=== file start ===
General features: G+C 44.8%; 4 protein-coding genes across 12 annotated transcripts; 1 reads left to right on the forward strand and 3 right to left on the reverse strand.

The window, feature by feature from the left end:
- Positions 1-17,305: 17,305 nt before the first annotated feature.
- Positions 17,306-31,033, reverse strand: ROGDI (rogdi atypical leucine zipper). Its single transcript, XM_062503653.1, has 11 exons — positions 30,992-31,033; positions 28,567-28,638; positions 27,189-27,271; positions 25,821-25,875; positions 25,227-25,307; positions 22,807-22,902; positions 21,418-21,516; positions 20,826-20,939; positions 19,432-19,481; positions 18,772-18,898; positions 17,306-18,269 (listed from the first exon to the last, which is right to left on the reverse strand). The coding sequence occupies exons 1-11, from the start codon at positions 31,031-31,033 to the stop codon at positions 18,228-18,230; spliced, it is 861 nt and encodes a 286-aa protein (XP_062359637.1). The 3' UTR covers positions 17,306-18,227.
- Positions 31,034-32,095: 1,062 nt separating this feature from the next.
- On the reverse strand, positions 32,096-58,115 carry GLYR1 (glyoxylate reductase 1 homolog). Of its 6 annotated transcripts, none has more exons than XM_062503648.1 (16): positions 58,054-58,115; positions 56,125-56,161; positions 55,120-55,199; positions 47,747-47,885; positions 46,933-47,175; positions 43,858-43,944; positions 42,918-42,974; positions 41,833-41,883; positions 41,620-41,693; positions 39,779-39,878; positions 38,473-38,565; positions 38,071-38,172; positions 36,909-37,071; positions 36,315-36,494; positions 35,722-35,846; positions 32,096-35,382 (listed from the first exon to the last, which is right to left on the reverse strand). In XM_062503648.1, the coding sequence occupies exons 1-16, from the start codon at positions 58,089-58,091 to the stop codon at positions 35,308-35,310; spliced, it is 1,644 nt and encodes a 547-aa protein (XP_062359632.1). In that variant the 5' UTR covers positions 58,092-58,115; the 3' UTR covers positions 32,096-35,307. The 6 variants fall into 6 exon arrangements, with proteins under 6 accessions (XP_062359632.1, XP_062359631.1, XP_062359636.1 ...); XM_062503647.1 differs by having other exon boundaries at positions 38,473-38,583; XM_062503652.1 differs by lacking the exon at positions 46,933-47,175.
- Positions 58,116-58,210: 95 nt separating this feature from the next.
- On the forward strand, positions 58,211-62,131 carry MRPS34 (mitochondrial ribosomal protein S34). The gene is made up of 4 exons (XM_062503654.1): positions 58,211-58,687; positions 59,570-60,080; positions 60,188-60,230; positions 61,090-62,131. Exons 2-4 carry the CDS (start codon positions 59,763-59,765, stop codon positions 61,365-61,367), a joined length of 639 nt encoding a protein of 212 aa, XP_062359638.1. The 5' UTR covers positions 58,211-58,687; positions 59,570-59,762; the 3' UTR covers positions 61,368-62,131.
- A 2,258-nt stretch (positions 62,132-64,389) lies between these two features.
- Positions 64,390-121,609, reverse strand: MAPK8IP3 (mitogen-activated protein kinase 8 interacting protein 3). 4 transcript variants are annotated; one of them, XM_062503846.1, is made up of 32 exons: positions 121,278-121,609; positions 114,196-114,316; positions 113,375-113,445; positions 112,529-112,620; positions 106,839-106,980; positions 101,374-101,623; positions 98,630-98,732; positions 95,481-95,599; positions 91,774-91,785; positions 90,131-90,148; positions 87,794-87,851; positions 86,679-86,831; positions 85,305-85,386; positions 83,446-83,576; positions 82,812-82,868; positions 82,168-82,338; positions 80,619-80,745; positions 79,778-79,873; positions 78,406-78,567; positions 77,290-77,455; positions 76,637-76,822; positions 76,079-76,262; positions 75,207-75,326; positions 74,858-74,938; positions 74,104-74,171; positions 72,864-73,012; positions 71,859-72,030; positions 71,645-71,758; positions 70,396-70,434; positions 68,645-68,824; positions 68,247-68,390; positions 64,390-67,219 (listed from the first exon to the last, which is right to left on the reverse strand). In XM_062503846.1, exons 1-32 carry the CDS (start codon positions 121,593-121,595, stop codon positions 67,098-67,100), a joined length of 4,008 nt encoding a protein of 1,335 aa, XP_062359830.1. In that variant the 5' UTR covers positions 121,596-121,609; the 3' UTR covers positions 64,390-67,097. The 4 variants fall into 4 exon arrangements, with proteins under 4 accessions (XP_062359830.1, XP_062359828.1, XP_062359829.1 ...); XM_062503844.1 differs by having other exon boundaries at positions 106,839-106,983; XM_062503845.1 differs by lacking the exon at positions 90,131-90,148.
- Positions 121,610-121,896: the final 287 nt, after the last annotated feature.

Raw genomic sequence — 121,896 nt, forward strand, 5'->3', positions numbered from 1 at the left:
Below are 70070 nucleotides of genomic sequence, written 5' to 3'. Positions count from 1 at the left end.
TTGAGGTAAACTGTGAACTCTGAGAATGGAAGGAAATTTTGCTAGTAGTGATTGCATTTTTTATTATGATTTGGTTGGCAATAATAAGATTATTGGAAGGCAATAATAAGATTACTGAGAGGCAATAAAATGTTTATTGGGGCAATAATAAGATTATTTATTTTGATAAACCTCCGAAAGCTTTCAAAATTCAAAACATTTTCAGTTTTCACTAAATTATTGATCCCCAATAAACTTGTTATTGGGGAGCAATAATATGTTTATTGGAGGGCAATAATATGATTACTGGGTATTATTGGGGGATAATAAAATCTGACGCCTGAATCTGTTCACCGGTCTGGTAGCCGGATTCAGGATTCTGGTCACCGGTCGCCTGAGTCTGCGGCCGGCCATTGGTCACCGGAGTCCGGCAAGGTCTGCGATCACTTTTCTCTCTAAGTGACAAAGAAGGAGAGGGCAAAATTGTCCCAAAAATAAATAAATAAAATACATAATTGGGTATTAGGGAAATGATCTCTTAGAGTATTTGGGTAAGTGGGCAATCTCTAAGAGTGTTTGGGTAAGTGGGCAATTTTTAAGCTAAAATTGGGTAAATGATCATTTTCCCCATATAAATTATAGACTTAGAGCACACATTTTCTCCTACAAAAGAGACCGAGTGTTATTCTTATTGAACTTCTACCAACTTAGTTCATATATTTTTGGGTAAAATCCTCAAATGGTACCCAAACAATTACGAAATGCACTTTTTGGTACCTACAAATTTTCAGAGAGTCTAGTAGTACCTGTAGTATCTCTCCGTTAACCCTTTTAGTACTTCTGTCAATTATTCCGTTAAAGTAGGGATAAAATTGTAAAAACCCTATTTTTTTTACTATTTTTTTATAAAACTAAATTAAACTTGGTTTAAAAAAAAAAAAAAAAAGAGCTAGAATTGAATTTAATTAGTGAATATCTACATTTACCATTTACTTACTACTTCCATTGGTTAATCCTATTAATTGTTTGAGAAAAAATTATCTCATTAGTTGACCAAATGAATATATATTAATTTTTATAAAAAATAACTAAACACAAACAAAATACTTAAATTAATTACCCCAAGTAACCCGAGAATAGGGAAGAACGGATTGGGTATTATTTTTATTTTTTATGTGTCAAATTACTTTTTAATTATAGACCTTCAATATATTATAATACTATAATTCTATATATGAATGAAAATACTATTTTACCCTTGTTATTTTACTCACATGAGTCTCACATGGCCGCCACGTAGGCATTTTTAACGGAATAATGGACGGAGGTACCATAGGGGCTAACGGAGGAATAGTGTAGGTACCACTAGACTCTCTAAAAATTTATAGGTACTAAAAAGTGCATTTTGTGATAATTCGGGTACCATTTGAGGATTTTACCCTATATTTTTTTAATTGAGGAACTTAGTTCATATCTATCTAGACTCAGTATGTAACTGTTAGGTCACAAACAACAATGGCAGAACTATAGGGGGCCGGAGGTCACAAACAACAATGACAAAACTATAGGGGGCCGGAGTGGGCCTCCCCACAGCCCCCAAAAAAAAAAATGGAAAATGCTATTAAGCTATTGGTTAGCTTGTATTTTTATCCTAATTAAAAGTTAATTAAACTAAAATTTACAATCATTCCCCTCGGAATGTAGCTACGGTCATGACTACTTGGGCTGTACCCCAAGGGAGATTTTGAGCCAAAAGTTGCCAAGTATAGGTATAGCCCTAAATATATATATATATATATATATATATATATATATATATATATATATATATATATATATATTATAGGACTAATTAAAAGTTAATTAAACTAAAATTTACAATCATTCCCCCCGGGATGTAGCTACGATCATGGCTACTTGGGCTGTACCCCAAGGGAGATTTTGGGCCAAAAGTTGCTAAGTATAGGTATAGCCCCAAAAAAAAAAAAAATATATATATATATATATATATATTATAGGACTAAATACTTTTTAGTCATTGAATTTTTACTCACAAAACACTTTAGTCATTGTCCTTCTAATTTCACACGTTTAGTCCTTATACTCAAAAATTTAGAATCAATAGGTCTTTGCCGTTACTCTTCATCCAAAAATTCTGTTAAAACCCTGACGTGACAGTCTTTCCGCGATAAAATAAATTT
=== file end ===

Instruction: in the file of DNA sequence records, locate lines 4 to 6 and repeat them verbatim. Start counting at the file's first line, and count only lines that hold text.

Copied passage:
- Positions 17,306-31,033, reverse strand: ROGDI (rogdi atypical leucine zipper). Its single transcript, XM_062503653.1, has 11 exons — positions 30,992-31,033; positions 28,567-28,638; positions 27,189-27,271; positions 25,821-25,875; positions 25,227-25,307; positions 22,807-22,902; positions 21,418-21,516; positions 20,826-20,939; positions 19,432-19,481; positions 18,772-18,898; positions 17,306-18,269 (listed from the first exon to the last, which is right to left on the reverse strand). The coding sequence occupies exons 1-11, from the start codon at positions 31,031-31,033 to the stop codon at positions 18,228-18,230; spliced, it is 861 nt and encodes a 286-aa protein (XP_062359637.1). The 3' UTR covers positions 17,306-18,227.
- Positions 31,034-32,095: 1,062 nt separating this feature from the next.
- On the reverse strand, positions 32,096-58,115 carry GLYR1 (glyoxylate reductase 1 homolog). Of its 6 annotated transcripts, none has more exons than XM_062503648.1 (16): positions 58,054-58,115; positions 56,125-56,161; positions 55,120-55,199; positions 47,747-47,885; positions 46,933-47,175; positions 43,858-43,944; positions 42,918-42,974; positions 41,833-41,883; positions 41,620-41,693; positions 39,779-39,878; positions 38,473-38,565; positions 38,071-38,172; positions 36,909-37,071; positions 36,315-36,494; positions 35,722-35,846; positions 32,096-35,382 (listed from the first exon to the last, which is right to left on the reverse strand). In XM_062503648.1, the coding sequence occupies exons 1-16, from the start codon at positions 58,089-58,091 to the stop codon at positions 35,308-35,310; spliced, it is 1,644 nt and encodes a 547-aa protein (XP_062359632.1). In that variant the 5' UTR covers positions 58,092-58,115; the 3' UTR covers positions 32,096-35,307. The 6 variants fall into 6 exon arrangements, with proteins under 6 accessions (XP_062359632.1, XP_062359631.1, XP_062359636.1 ...); XM_062503647.1 differs by having other exon boundaries at positions 38,473-38,583; XM_062503652.1 differs by lacking the exon at positions 46,933-47,175.